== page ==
The thing that frustrated me the most when I started drafting was how blah the writing was. It was hard enough to get the words down, and once I did, I was completely underwhelmed by them. Then I stumbled across this quote by :
I’m writing a first draft and reminding myself that I’m simply shoveling sand into a box so that later I can build castles.
Yes. Yes! By all that is holy, YES! This is what we do. We shovel words onto paper, as fast as we can, knowing—even expecting—them to be fairly crappy. Don’t worry about correct word choice, proper grammar, or flair. Just get the words down. That’s what you’re aiming for this month.
Dare to be bad.
I’m a little weird in that drafting is the most difficult part of the process for me. Every day when I sit down to write, it takes forever to get going. For me—and for a lot of writers, I’ve learned—it all comes down to fear. Fear of starting in the wrong place, of wasting time, of going through all this effort and the story not being any good—all of this stymies the writing. It wasn’t until I read Dean’s advice that I freed myself up to write badly. I realized that the only writers who do get it right the first time around are the ones who’ve been doing it for years and have written roughly a gajillion words. I’m not there yet. But I will be, if I keep writing. And so will you. So when you’re struggling through that first draft and you’re afraid that it totally sucks, don’t worry. Dare to be bad, and just finish the story. You’ll have plenty of time to pretty it up later. That’s what the revision process is for.
When I started my NaNoWriMo, I aimed for the standard goal of 50,000 words. It became clear very quickly that I wasn’t going to make it. I wasn’t even going to come close. I had to revise my goal, and I ended up with 30,000 words— barely a third of my novel. At first I was disappointed that I had achieved so little. But then I realized, No. I had planned and outlined an entire novel. Wrote the first third of it with a preschooler underfoot. Wrote 30,000 words that I wouldn’t have had under my belt if I hadn’t tried. Mastered some new techniques that are getting me closer to being able to write those solid first drafts. I had to redefine my notions of success and failure to appreciate all that I’d accomplished in just thirty days.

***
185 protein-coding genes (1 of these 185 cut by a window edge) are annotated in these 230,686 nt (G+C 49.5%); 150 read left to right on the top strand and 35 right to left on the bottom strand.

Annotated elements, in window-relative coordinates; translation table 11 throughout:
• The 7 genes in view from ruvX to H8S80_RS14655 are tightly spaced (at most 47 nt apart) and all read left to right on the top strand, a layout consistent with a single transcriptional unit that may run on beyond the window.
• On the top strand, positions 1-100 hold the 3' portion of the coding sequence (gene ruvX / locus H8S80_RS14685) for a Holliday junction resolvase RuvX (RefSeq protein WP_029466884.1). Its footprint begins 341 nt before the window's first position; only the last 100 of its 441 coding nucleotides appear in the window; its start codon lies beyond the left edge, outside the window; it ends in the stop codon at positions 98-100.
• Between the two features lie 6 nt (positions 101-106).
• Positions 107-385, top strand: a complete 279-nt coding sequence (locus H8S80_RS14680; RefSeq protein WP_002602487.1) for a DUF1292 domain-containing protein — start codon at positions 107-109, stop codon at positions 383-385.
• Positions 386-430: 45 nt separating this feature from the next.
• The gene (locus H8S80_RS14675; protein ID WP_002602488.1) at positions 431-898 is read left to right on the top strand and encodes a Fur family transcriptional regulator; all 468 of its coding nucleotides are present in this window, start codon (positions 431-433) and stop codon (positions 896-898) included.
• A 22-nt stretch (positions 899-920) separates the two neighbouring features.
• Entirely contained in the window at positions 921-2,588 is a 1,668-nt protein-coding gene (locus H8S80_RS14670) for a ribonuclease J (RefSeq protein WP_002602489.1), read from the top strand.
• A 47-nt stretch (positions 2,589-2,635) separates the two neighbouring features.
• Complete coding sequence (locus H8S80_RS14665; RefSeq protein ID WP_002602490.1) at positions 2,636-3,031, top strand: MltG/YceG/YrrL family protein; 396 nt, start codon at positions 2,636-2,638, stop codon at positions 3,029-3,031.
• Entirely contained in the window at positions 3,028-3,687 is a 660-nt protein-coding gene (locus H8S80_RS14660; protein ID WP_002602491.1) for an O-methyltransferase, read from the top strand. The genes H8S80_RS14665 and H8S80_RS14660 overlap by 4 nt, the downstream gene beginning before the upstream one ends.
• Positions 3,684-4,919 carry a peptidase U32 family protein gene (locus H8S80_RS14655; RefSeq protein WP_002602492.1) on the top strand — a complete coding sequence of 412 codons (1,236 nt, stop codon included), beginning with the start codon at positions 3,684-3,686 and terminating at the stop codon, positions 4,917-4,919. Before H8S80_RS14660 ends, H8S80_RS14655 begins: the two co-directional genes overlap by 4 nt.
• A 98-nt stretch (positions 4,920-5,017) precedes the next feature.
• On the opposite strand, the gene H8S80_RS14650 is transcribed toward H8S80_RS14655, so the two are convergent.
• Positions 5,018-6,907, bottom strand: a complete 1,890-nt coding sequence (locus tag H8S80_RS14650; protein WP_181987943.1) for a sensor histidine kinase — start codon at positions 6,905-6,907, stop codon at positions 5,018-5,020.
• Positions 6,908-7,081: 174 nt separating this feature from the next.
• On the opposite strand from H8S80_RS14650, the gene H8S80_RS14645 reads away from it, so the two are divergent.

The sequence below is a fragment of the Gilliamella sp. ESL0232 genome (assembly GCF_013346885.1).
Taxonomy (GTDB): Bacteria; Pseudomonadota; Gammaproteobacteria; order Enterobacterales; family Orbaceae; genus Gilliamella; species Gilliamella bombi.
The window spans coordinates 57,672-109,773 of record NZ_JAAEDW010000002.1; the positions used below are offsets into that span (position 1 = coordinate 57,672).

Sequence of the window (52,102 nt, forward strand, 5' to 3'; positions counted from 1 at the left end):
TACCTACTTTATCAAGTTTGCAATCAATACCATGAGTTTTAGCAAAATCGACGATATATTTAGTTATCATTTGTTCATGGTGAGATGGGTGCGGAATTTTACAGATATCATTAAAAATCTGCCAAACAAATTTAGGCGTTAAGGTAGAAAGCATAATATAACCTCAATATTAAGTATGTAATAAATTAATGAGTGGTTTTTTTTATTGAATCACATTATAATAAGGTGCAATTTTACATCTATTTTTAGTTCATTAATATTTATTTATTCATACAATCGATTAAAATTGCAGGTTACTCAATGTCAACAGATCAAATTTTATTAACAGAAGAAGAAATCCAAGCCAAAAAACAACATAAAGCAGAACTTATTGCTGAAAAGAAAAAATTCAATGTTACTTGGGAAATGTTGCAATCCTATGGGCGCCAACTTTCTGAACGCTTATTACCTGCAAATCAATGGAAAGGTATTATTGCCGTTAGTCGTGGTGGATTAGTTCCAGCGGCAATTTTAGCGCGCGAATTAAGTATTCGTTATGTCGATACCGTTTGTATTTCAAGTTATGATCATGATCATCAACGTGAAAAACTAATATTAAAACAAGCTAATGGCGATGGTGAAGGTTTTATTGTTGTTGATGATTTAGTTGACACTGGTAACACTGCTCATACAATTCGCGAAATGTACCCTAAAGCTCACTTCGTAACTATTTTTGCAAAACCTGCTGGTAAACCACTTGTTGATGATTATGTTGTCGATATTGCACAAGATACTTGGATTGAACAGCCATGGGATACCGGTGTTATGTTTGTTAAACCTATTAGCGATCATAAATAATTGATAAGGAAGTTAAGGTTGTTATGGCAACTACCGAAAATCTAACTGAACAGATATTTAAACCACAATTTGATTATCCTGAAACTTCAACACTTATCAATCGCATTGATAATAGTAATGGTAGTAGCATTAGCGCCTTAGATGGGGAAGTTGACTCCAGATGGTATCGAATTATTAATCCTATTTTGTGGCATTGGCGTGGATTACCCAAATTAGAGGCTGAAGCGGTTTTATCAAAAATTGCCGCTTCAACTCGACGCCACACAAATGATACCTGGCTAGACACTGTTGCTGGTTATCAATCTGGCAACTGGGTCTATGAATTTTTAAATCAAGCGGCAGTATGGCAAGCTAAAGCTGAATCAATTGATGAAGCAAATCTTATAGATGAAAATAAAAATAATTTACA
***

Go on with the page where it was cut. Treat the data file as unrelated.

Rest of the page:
And that’s my hope for each of you: Get the words down on paper. Don’t worry about the quality. And realize that what you’re doing is A-MAZING. This month is about more than just finishing a book. It’s also about the writing, whether that’s 2000 words or 20,000. With every word you write, you learn. As you learn, you improve. And as you improve, the process gets easier.
You’re doing great, ChaBooCha’ers! Keep up the good work!
Becca Puglisi is passionate about learning and sharing her knowledge with others. This is one of her reasons for writing , , and . A member of SCBWI, she leads workshops at regional conferences, teaches webinars through , and can be found online at (formerly known as The Bookshelf Muse).
Comment on this post by March 31st (noon GMT), to be entered into the drawing for a paperback copy of "The Negative Trait Thesaurus: A Writer's Guide to Character Attributes" by Angela Ackerman and Becca Puglisi. Winner will be chosen by a random number generator on March 31st at noon GMT. You must be signed up for the challenge to qualify.
I am a day late announcing yesterday's winner of a paperback copy of "The Writer's Digest Guide to Query Letters." The drawing was done yesterday, but I decided to announce the winner today along with other winner announcements (to cut down on the number of blog posts and e-mails you get).
The winner is:
The winner is:
And for the prize being awarded today:
Chapter book Challenge member Linda Schueler generously offered this next prize, a copy of The Observation Deck by Naomi Epel. The winner was drawn by a random number generator, and the winner is: